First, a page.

Ah, first Friday and galleries are open. There are lots of things to see, including Carmon Colangelo and others at Bruno David, Maurice Meredith at Portfolio, Gail Cassilly at the Bonsack and the formal opening of the Shearburn Gallery. The Vaughn Center is hosting the Faces Project, which showcases portraits of child victims of gun violence.
Hap Phillips and Nita Turnage’s work can be seen at SOHA Studio and Gallery; and the Creative Exchange Lab is putting up a show that examines the redevelopment of Old North St. Louis.
Archeologists from the Missouri Department of Transportation are ecstatic over a discovery beneath the Poplar Street Bridge in St. Louis. They’ve uncovered the first physical evidence dating to when the French founded St. Louis in 1764.
The findings help confirm written documentation of St. Louis’ earliest European settlers and shed new light on the people who live here.
Michael Meyer is an archeologist with MoDOT and the principal investigator of the department’s work in St. Louis.
Cinco de Mayo is one festival that can be counted on NOT to leave St. Louis, let alone the Cherokee Street neighborhood. Every year, St. Louisans have been adding new dimensions to this festival. In 2008, local artists began what’s become Cinco de Mayo’s official parade, the People’s Joy Parade.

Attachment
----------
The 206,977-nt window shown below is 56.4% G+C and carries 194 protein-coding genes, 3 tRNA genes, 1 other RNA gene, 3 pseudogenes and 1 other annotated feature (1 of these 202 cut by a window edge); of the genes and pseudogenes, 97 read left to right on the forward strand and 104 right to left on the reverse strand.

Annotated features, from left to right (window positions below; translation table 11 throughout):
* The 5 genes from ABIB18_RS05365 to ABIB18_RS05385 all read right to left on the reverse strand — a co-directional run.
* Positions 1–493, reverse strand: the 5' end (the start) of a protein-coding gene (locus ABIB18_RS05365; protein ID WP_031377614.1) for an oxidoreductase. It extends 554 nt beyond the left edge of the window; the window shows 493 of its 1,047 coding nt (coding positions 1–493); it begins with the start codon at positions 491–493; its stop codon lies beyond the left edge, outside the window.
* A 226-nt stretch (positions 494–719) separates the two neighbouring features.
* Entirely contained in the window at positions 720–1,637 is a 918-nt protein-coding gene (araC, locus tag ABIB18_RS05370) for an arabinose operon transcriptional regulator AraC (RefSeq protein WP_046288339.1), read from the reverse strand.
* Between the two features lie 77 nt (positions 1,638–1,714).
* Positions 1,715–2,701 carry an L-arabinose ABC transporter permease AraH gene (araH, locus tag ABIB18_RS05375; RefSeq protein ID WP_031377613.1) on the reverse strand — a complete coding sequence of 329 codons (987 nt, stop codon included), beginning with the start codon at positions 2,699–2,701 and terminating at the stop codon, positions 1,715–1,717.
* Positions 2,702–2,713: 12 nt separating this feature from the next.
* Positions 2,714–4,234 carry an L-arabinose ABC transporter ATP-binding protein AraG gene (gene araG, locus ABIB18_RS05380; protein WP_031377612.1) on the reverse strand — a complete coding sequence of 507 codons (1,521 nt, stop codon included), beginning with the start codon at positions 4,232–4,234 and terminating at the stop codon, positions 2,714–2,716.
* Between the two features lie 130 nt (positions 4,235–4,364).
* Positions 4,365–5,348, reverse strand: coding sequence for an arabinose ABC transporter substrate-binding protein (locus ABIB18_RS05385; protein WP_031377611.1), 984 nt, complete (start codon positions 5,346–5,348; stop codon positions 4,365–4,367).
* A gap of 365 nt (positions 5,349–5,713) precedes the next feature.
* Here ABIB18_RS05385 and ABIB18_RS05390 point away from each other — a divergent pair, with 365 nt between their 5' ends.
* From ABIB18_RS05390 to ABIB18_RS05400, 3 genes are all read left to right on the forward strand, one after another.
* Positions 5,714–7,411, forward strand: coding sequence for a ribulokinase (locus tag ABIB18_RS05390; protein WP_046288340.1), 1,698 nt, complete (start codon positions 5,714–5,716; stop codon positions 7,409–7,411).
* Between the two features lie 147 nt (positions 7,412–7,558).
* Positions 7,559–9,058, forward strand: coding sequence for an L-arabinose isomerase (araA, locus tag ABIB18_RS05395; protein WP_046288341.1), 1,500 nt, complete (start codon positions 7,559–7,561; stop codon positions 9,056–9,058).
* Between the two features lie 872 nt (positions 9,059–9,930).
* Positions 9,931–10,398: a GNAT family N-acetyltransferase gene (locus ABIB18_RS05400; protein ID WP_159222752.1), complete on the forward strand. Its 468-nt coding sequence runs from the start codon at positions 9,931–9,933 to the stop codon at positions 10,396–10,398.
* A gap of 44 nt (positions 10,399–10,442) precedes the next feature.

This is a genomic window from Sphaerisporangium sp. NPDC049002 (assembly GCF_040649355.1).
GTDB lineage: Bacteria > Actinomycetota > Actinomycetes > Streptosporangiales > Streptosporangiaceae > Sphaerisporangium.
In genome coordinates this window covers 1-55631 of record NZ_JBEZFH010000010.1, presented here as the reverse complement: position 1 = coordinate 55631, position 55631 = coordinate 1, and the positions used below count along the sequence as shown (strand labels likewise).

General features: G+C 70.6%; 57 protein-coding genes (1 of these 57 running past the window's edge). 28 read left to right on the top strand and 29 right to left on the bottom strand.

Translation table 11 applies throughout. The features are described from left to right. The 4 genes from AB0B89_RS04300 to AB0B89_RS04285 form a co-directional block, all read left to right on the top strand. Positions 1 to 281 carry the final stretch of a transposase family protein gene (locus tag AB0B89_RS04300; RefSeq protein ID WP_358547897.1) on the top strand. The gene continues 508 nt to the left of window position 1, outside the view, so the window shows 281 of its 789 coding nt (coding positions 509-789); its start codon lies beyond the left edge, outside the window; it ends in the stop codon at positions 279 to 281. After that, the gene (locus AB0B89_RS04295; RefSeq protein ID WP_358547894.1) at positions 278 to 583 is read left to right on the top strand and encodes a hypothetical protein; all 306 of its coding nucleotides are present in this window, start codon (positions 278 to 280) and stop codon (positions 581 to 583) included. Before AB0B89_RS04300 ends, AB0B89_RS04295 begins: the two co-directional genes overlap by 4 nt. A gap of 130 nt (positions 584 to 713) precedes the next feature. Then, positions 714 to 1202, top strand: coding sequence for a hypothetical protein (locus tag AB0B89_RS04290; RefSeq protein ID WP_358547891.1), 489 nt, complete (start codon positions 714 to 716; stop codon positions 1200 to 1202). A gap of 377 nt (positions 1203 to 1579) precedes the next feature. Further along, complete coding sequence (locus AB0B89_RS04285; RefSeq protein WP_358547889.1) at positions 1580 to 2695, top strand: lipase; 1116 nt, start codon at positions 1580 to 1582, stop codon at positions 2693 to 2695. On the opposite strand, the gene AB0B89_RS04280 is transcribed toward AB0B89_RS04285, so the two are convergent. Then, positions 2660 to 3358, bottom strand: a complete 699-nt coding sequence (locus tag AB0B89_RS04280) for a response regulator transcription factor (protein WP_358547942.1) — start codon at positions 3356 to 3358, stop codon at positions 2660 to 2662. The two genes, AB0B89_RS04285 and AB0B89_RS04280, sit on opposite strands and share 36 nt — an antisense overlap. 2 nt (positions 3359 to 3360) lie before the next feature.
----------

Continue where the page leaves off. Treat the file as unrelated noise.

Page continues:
Three southern Illinois structures are among those identified as endangered by Landmarks Illinois. This year’s list includes the Hamilton Primary School in Otterville (Jersey County); Hotel Belleville, which last was used as a retirement home by the Belleville diocese; and the Old Millstadt Water Tower.
The Osage Nation made Pierre Laclede’s fur trading post a success from its start 250 years ago. This week that bi-cultural partnership, tragically rare in this continent’s history, is being celebrated with more than a dozen events.
From April 1-6, the 2014 Greater St. Louis Humanities Festival will explore “Migration and Mobility.” A series of programs will examine connections among migration, immigration and culture, locally and globally. Most events are free. For more information, visit the festival website.
In Western media, we hear reports that Muslim women are relegated to a second class, largely powerless status and are denied education, independence and employment. We hear stories of women brutalized and abused.
In the heart of Cherokee Street, 2701 to be exact, The Luminary's new building is rapidly transforming.
The art gallery, incubator and performance venue (formerly the Luminary Center for the Arts) is moving from Reber Place into a 17,000 square-foot space that takes three different properties and melds the historic with the modern.
In only two weeks, a stage, office spaces and wall frames were erected. Over the next two weeks, the construction crew will install drywall and paint. And while its new location undergoes swift changes, The Luminary itself is rebranding.
Blue-eyed Mary is a Missouri wildflower that germinates in winter, enduring freeze and thaw before blooming in spring. Its bloom spans the month of April when Virginia bluebells, wild geranium and wild sweet William are each making colorful contributions to shady Missouri woodlands. In nature it grows along rivers in carpets where fall flooding carries away leaf litter, allowing seeds to germinate successfully.